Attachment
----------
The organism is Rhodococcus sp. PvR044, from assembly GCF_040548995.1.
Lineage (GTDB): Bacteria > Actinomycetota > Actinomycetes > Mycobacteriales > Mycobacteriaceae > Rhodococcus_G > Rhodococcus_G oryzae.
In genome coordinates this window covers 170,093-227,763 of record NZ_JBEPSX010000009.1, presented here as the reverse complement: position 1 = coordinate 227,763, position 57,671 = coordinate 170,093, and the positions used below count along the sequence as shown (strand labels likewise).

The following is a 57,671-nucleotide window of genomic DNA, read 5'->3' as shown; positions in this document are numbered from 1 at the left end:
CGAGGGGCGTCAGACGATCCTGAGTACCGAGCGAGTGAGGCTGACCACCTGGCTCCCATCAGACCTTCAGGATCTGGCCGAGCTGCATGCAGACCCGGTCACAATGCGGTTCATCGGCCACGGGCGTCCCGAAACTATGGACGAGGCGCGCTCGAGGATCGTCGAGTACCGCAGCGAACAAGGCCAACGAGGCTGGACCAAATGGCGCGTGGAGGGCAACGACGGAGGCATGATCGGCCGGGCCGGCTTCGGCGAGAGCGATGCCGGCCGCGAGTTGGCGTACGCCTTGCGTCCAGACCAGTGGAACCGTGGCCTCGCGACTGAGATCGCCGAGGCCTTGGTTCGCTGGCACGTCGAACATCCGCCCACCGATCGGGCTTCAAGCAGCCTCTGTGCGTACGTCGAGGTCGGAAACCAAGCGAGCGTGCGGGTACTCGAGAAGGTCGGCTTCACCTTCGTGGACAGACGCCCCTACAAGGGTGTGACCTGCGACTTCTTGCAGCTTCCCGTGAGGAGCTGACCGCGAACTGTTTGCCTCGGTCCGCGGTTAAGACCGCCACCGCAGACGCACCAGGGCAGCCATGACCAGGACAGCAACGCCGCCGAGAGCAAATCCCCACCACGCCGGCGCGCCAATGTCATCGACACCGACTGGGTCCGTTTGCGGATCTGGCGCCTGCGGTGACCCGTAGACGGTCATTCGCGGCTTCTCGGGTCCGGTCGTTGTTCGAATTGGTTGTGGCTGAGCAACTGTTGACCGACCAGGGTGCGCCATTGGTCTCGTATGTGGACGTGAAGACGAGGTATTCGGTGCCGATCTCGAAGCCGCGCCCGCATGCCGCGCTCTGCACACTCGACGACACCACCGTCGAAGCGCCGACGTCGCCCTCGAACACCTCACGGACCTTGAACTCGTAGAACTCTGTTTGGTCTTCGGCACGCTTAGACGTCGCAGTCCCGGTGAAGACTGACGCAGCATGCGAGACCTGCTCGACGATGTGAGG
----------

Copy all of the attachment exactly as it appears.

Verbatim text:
The organism is Rhodococcus sp. PvR044, from assembly GCF_040548995.1.
Lineage (GTDB): Bacteria > Actinomycetota > Actinomycetes > Mycobacteriales > Mycobacteriaceae > Rhodococcus_G > Rhodococcus_G oryzae.
In genome coordinates this window covers 170,093-227,763 of record NZ_JBEPSX010000009.1, presented here as the reverse complement: position 1 = coordinate 227,763, position 57,671 = coordinate 170,093, and the positions used below count along the sequence as shown (strand labels likewise).

The following is a 57,671-nucleotide window of genomic DNA, read 5'->3' as shown; positions in this document are numbered from 1 at the left end:
CGAGGGGCGTCAGACGATCCTGAGTACCGAGCGAGTGAGGCTGACCACCTGGCTCCCATCAGACCTTCAGGATCTGGCCGAGCTGCATGCAGACCCGGTCACAATGCGGTTCATCGGCCACGGGCGTCCCGAAACTATGGACGAGGCGCGCTCGAGGATCGTCGAGTACCGCAGCGAACAAGGCCAACGAGGCTGGACCAAATGGCGCGTGGAGGGCAACGACGGAGGCATGATCGGCCGGGCCGGCTTCGGCGAGAGCGATGCCGGCCGCGAGTTGGCGTACGCCTTGCGTCCAGACCAGTGGAACCGTGGCCTCGCGACTGAGATCGCCGAGGCCTTGGTTCGCTGGCACGTCGAACATCCGCCCACCGATCGGGCTTCAAGCAGCCTCTGTGCGTACGTCGAGGTCGGAAACCAAGCGAGCGTGCGGGTACTCGAGAAGGTCGGCTTCACCTTCGTGGACAGACGCCCCTACAAGGGTGTGACCTGCGACTTCTTGCAGCTTCCCGTGAGGAGCTGACCGCGAACTGTTTGCCTCGGTCCGCGGTTAAGACCGCCACCGCAGACGCACCAGGGCAGCCATGACCAGGACAGCAACGCCGCCGAGAGCAAATCCCCACCACGCCGGCGCGCCAATGTCATCGACACCGACTGGGTCCGTTTGCGGATCTGGCGCCTGCGGTGACCCGTAGACGGTCATTCGCGGCTTCTCGGGTCCGGTCGTTGTTCGAATTGGTTGTGGCTGAGCAACTGTTGACCGACCAGGGTGCGCCATTGGTCTCGTATGTGGACGTGAAGACGAGGTATTCGGTGCCGATCTCGAAGCCGCGCCCGCATGCCGCGCTCTGCACACTCGACGACACCACCGTCGAAGCGCCGACGTCGCCCTCGAACACCTCACGGACCTTGAACTCGTAGAACTCTGTTTGGTCTTCGGCACGCTTAGACGTCGCAGTCCCGGTGAAGACTGACGCAGCATGCGAGACCTGCTCGACGATGTGAGG